Who Is Involved in Car Accidents in South Carolina?

Drivers of all ages, regardless of gender, might be involved in a car accident in Charleston or elsewhere in South Carolina, but some age groups are more prone to car accidents than others. At least one out of nine drivers under age 24 were involved in a car accident in 2017 and male drivers were involved in more than 70 percent of all fatal crashes. SCDPS provides some of the following crash statistics regarding gender and age:

  • Among male and female drivers, those age 20-24 were involved in the most total traffic accidents in South Carolina in 2017; Females were involved in 16,291 crashes, and males in 17,791 crashes.
  • Among fatal traffic collisions in 2017, age 20-24 females were involved in the most (53) crashes with female drivers, and males age 25-29 were involved in the most crashes (116) with male drivers. This trend is mostly consistent across the five years of SCDPS’s data. Accidents of all types for both genders tend to drop off quite a bit at age 30.

When Do Car Accidents Occur in South Carolina?

You might suffer injury or lose a loved one in a car accident any day, or time, but the data show some times pose more risk with a higher frequency of injury and fatality collisions.

  • Car accident fatalities are more likely to occur on weekends than weekdays, with Friday the day for the most collisions and Saturday the day for the most car-accident related fatalities. In 2017, 504 fatal crashes occurred on Friday through Sunday, with 485 Monday through Thursday.
  • The most common time for a car accident is from 3 p.m. to 6 p.m. This holds true in Charleston County as well as throughout the state. Car accident fatalities are more likely to occur between 9 p.m. and midnight, when 17.8 percent of total accidents occurred in 2017.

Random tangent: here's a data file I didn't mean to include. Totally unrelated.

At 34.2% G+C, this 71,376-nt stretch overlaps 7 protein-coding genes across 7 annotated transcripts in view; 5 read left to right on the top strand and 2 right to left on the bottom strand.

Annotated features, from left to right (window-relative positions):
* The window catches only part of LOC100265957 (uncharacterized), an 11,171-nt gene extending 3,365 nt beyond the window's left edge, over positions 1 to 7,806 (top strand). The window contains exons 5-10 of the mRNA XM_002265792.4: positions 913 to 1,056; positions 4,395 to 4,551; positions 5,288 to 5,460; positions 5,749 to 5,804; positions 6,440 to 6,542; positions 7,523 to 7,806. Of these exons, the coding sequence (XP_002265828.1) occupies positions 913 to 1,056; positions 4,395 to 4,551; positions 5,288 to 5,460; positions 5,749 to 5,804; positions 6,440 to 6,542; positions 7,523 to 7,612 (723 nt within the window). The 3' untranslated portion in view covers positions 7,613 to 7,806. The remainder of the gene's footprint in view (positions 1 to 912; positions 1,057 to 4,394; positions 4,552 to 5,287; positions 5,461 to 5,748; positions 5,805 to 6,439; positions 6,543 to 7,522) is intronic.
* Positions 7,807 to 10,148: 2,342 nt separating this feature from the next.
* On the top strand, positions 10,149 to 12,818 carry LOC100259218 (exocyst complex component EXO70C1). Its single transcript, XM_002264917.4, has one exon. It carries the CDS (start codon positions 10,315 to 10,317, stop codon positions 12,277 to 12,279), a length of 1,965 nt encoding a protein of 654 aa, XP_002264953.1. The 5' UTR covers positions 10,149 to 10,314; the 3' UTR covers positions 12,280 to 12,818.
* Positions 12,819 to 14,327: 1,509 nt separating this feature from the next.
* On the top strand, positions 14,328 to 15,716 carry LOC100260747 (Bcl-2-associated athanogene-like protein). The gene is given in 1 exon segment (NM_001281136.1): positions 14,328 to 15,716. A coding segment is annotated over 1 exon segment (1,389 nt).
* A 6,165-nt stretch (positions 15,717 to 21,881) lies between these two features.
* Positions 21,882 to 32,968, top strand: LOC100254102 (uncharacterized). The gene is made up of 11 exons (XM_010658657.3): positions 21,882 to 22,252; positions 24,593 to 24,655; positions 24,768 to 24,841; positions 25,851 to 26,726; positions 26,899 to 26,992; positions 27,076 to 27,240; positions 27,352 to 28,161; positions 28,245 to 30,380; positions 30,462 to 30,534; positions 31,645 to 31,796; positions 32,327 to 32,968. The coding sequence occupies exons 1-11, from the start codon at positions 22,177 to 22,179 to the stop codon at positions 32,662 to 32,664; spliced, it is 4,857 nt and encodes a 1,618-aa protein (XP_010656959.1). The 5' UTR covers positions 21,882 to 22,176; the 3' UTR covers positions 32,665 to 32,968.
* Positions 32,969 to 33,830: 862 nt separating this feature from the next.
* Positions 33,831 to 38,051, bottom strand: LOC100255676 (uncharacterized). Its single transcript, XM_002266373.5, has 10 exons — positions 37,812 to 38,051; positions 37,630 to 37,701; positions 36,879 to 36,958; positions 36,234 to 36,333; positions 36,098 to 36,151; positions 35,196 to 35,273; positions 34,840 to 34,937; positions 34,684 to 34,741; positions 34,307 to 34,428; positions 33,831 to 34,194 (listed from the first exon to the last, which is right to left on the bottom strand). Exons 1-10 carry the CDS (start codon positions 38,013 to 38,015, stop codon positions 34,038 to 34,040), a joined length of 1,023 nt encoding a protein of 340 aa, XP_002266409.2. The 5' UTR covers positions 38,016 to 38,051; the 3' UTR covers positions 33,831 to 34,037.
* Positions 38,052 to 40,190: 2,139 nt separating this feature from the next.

Common Types of Car Accidents in Charleston

Traffic accidents happen in Charleston and surrounding areas every day. Every accident is unique in terms of its details. However, some types of car accidents are more common than others—and below we highlight some of the most common motor vehicle accidents we typically see in our law practice.

Rear-End Accidents

The National Transportation Safety Board reports that, between 2012 and 2014, nearly half of all two-vehicle accidents in the United States were rear-end collisions. So common are these accidents that researchers estimate a rear-end collision occurs in the United States approximately once every eight seconds. Here is what you need to know about them:Charleston Auto Accident Law Firm

  • NTSB data show rear-end collisions kill about 1,700 people in the United States annually.
  • According to Western National Insurance, rear-end collisions usually occur during the daytime, in clear, unobstructed driving conditions, and involve a lead vehicle that is stopped.
  • More than a third of all crashes are caused, at least in part, by a trailing driver who follows the lead vehicle too closely (a practice often referred to as “riding someone’s tail”).
  • Rear-end accidents tend to be slow impact crashes, earning them the nickname “whiplash accident” due to the soft-tissue neck injuries they commonly cause. In addition to neck injuries, other common rear-end accident injuries include injuries to the spine, knees, face, and brain.
  • An AAA Foundation for Traffic Safety study conducted in 2018 revealed that texting while driving increases the chances of rear-ending someone by 700 percent.